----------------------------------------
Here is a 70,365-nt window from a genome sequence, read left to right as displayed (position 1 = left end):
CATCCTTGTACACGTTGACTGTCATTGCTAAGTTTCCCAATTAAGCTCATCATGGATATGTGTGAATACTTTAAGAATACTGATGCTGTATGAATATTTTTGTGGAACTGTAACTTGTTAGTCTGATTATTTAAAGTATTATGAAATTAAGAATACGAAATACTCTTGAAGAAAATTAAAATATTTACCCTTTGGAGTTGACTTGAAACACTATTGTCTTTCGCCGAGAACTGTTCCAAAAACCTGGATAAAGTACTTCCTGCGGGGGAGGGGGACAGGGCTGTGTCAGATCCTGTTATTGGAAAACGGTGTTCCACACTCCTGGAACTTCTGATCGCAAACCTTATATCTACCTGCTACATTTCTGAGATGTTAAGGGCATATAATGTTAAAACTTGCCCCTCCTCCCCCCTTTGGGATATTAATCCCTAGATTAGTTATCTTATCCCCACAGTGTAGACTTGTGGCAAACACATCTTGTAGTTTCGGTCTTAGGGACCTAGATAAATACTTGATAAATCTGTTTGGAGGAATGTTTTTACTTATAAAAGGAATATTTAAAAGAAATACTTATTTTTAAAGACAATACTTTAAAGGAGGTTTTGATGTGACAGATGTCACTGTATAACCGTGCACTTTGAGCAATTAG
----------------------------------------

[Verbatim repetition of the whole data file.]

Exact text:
Here is a 70,365-nt window from a genome sequence, read left to right as displayed (position 1 = left end):
CATCCTTGTACACGTTGACTGTCATTGCTAAGTTTCCCAATTAAGCTCATCATGGATATGTGTGAATACTTTAAGAATACTGATGCTGTATGAATATTTTTGTGGAACTGTAACTTGTTAGTCTGATTATTTAAAGTATTATGAAATTAAGAATACGAAATACTCTTGAAGAAAATTAAAATATTTACCCTTTGGAGTTGACTTGAAACACTATTGTCTTTCGCCGAGAACTGTTCCAAAAACCTGGATAAAGTACTTCCTGCGGGGGAGGGGGACAGGGCTGTGTCAGATCCTGTTATTGGAAAACGGTGTTCCACACTCCTGGAACTTCTGATCGCAAACCTTATATCTACCTGCTACATTTCTGAGATGTTAAGGGCATATAATGTTAAAACTTGCCCCTCCTCCCCCCTTTGGGATATTAATCCCTAGATTAGTTATCTTATCCCCACAGTGTAGACTTGTGGCAAACACATCTTGTAGTTTCGGTCTTAGGGACCTAGATAAATACTTGATAAATCTGTTTGGAGGAATGTTTTTACTTATAAAAGGAATATTTAAAAGAAATACTTATTTTTAAAGACAATACTTTAAAGGAGGTTTTGATGTGACAGATGTCACTGTATAACCGTGCACTTTGAGCAATTAG